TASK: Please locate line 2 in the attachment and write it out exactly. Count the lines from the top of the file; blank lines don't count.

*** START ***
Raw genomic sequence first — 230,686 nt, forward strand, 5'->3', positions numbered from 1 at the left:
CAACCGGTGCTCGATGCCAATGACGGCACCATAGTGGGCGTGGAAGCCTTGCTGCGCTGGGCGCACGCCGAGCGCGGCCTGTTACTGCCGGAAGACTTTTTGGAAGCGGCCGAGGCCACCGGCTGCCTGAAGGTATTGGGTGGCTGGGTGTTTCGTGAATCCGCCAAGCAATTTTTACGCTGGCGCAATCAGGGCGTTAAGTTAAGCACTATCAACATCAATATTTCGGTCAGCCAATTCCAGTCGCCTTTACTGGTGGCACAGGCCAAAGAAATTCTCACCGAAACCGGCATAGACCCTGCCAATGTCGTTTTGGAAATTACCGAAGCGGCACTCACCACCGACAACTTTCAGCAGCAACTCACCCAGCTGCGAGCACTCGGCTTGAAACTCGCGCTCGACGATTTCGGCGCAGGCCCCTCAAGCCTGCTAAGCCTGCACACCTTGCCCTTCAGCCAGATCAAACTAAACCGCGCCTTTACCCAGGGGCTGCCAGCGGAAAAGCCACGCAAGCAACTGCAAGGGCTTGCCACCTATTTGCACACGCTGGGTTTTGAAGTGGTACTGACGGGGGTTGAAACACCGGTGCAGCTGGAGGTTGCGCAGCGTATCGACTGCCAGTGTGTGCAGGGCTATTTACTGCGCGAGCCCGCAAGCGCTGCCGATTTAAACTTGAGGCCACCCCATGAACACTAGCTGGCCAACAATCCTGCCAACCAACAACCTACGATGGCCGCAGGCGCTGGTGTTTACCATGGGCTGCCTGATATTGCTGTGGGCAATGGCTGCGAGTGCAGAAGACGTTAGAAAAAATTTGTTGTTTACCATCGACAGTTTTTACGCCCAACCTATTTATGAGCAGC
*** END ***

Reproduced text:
CAACCGGTGCTCGATGCCAATGACGGCACCATAGTGGGCGTGGAAGCCTTGCTGCGCTGGGCGCACGCCGAGCGCGGCCTGTTACTGCCGGAAGACTTTTTGGAAGCGGCCGAGGCCACCGGCTGCCTGAAGGTATTGGGTGGCTGGGTGTTTCGTGAATCCGCCAAGCAATTTTTACGCTGGCGCAATCAGGGCGTTAAGTTAAGCACTATCAACATCAATATTTCGGTCAGCCAATTCCAGTCGCCTTTACTGGTGGCACAGGCCAAAGAAATTCTCACCGAAACCGGCATAGACCCTGCCAATGTCGTTTTGGAAATTACCGAAGCGGCACTCACCACCGACAACTTTCAGCAGCAACTCACCCAGCTGCGAGCACTCGGCTTGAAACTCGCGCTCGACGATTTCGGCGCAGGCCCCTCAAGCCTGCTAAGCCTGCACACCTTGCCCTTCAGCCAGATCAAACTAAACCGCGCCTTTACCCAGGGGCTGCCAGCGGAAAAGCCACGCAAGCAACTGCAAGGGCTTGCCACCTATTTGCACACGCTGGGTTTTGAAGTGGTACTGACGGGGGTTGAAACACCGGTGCAGCTGGAGGTTGCGCAGCGTATCGACTGCCAGTGTGTGCAGGGCTATTTACTGCGCGAGCCCGCAAGCGCTGCCGATTTAAACTTGAGGCCACCCCATGAACACTAGCTGGCCAACAATCCTGCCAACCAACAACCTACGATGGCCGCAGGCGCTGGTGTTTACCATGGGCTGCCTGATATTGCTGTGGGCAATGGCTGCGAGTGCAGAAGACGTTAGAAAAAATTTGTTGTTTACCATCGACAGTTTTTACGCCCAACCTATTTATGAGCAGC